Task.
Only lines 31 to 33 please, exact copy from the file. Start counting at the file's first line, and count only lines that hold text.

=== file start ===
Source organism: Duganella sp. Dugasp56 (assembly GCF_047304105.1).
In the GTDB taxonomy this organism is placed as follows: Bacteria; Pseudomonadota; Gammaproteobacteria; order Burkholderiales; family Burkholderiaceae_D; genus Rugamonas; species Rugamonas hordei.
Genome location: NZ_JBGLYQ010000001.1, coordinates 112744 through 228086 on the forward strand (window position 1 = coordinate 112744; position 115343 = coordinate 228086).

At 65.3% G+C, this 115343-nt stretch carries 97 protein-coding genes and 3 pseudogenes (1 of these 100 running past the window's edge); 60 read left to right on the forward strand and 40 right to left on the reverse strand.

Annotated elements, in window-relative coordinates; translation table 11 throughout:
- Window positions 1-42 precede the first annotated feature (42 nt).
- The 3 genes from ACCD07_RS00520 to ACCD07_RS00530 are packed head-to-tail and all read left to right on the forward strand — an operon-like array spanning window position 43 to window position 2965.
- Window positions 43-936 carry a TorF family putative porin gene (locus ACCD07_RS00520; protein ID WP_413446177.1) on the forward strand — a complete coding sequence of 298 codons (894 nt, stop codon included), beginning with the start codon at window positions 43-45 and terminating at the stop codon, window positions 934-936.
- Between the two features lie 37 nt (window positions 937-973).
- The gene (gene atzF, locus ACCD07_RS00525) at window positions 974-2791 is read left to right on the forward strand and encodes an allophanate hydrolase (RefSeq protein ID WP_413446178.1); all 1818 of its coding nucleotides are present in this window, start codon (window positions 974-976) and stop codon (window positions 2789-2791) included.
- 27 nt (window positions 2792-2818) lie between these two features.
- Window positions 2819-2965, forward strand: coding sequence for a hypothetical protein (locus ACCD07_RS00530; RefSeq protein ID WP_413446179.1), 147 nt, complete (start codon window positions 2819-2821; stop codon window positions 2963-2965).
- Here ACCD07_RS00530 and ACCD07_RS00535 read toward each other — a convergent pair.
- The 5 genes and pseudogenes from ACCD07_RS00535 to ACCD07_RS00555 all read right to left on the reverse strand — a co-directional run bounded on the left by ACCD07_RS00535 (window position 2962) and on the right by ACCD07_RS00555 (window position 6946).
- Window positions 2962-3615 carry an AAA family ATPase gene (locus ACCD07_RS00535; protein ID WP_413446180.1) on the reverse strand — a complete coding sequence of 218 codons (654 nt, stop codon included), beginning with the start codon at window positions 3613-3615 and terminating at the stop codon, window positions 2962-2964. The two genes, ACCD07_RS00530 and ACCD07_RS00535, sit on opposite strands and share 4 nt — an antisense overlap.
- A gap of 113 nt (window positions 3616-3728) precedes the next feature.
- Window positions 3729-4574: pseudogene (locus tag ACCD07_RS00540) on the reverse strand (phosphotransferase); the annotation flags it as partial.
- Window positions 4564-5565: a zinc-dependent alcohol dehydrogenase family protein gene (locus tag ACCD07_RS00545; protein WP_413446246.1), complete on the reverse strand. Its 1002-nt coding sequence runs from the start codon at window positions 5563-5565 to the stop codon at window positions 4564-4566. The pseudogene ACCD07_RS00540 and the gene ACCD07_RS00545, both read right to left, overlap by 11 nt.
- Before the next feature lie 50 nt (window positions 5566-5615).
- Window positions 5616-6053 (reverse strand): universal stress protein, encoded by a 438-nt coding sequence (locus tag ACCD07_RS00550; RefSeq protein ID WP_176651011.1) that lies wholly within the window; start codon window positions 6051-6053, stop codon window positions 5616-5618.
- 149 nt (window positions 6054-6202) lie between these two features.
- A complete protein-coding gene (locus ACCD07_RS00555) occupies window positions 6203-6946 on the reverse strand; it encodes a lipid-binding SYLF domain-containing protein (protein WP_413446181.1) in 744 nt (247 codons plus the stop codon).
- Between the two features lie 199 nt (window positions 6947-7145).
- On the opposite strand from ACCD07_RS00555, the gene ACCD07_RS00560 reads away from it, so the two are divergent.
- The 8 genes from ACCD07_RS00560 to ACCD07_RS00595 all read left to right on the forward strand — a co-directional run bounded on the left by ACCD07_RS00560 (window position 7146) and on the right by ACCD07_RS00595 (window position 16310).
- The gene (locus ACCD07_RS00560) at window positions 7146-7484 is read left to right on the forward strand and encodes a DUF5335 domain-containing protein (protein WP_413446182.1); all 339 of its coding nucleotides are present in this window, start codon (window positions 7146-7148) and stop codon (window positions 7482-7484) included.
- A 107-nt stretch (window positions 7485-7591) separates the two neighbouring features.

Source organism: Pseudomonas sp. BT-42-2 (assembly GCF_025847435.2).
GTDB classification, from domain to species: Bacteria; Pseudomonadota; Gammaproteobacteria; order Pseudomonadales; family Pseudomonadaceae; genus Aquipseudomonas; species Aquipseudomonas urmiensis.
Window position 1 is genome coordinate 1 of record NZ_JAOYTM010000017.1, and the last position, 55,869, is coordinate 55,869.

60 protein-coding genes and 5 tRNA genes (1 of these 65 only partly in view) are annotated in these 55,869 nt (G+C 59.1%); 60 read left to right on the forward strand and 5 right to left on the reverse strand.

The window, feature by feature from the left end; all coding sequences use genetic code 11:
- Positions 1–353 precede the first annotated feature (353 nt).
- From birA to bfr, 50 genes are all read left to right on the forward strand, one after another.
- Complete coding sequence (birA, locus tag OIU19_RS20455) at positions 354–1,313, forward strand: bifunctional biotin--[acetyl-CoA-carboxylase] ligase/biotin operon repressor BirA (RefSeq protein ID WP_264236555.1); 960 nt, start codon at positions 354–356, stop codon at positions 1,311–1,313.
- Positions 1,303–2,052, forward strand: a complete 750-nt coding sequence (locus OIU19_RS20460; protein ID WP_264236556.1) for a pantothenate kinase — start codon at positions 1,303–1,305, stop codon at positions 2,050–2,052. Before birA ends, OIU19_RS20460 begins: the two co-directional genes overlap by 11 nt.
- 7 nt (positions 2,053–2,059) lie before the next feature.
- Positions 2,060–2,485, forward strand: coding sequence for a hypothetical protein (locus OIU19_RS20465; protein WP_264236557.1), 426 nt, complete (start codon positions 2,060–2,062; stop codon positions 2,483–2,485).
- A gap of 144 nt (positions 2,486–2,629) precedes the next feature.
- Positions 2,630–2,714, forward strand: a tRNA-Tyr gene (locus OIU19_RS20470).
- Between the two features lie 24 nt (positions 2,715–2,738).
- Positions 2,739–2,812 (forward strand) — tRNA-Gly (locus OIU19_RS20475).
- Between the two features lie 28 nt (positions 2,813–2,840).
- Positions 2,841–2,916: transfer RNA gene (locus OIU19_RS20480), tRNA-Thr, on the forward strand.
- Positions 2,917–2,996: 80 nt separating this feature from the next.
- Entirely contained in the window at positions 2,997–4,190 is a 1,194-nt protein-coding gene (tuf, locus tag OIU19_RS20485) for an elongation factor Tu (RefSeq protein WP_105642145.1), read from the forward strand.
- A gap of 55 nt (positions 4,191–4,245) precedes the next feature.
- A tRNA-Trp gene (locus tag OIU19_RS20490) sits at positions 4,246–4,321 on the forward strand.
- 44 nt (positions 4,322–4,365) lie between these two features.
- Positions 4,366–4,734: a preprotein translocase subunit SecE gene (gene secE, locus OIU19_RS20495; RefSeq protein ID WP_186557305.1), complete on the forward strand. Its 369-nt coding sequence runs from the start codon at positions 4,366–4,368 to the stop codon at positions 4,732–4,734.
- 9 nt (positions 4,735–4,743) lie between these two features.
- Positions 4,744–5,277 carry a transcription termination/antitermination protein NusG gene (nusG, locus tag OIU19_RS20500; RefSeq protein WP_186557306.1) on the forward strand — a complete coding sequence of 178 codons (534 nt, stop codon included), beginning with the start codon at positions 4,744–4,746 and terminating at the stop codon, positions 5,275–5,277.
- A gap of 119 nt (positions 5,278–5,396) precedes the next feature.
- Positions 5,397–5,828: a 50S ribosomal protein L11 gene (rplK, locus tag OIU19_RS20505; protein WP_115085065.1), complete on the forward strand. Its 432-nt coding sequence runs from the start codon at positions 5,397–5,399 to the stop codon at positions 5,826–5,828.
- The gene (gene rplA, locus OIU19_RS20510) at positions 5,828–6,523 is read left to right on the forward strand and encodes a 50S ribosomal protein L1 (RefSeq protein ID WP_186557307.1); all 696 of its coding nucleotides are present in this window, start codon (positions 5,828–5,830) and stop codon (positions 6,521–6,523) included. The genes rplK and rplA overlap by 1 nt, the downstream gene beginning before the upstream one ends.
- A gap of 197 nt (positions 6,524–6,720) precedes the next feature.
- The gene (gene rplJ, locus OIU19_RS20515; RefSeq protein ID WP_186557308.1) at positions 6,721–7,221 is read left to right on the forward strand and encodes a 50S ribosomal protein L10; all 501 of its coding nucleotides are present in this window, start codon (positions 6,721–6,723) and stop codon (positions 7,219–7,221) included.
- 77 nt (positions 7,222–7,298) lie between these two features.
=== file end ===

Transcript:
60 protein-coding genes and 5 tRNA genes (1 of these 65 only partly in view) are annotated in these 55,869 nt (G+C 59.1%); 60 read left to right on the forward strand and 5 right to left on the reverse strand.

The window, feature by feature from the left end; all coding sequences use genetic code 11:
- Positions 1–353 precede the first annotated feature (353 nt).